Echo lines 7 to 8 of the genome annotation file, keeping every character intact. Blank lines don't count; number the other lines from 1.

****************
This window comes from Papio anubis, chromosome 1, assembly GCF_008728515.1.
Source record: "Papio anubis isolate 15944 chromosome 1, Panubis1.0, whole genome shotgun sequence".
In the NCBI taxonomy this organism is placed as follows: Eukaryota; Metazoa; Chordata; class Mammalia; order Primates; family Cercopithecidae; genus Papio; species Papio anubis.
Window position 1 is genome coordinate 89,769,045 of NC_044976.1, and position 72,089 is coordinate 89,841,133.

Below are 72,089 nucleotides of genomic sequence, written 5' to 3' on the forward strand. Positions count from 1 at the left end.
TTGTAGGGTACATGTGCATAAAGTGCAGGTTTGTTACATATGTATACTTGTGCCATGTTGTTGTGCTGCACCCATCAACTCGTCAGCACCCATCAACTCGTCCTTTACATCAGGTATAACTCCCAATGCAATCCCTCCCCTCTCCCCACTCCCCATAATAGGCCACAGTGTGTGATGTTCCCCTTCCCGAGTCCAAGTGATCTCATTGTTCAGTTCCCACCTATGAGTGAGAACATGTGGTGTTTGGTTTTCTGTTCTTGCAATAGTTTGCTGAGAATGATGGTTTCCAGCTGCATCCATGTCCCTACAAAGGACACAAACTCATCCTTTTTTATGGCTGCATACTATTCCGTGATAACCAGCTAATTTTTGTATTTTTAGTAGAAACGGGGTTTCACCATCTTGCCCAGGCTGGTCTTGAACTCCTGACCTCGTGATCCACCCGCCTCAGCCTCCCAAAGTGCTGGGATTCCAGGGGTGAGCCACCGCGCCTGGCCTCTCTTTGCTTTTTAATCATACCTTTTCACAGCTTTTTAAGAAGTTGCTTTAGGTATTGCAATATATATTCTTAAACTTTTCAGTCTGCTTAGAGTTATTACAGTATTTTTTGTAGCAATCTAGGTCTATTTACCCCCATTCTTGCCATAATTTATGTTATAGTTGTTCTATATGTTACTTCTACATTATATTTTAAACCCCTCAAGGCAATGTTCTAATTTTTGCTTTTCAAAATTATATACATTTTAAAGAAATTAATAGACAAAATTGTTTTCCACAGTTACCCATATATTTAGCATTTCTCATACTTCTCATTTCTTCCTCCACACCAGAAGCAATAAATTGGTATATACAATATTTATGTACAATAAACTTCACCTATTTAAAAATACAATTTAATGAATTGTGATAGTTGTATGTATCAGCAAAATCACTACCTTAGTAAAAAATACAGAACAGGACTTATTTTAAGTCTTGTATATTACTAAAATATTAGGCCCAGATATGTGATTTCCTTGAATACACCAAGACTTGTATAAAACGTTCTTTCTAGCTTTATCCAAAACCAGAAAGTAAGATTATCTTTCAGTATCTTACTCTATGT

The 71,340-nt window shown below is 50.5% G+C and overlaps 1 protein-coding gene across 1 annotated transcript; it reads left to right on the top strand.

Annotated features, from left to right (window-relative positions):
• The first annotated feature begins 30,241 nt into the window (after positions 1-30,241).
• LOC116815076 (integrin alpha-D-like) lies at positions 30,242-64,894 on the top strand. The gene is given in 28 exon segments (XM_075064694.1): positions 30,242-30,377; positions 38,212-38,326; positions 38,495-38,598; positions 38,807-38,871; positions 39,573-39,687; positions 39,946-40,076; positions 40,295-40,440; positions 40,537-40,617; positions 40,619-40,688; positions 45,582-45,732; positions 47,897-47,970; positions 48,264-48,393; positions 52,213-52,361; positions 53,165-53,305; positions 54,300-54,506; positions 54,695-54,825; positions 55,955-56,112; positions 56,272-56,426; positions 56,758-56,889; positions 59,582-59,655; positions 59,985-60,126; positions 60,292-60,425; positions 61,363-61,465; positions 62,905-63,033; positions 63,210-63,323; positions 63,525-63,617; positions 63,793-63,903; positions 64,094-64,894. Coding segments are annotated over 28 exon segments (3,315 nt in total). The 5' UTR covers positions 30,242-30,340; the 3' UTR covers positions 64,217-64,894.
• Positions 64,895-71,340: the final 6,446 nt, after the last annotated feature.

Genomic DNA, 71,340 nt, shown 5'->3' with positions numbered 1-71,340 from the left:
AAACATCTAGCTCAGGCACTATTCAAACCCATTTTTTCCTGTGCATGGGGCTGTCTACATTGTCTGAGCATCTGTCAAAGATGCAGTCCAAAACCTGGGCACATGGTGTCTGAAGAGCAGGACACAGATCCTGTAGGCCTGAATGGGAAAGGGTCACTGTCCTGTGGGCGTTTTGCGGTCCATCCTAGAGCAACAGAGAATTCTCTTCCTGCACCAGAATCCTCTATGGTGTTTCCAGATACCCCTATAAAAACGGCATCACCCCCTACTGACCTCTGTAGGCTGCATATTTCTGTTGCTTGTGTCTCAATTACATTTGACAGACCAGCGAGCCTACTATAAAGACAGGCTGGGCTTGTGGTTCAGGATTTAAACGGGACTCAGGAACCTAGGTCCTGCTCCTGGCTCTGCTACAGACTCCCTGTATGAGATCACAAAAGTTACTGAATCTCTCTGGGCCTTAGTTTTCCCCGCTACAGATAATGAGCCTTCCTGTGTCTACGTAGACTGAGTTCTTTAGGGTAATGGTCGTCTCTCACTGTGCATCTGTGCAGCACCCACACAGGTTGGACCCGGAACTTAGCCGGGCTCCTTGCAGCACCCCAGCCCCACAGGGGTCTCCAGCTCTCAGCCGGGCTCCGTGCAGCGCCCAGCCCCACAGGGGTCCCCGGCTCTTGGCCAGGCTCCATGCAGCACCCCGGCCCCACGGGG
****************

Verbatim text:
The 71,340-nt window shown below is 50.5% G+C and overlaps 1 protein-coding gene across 1 annotated transcript; it reads left to right on the top strand.

Annotated features, from left to right (window-relative positions):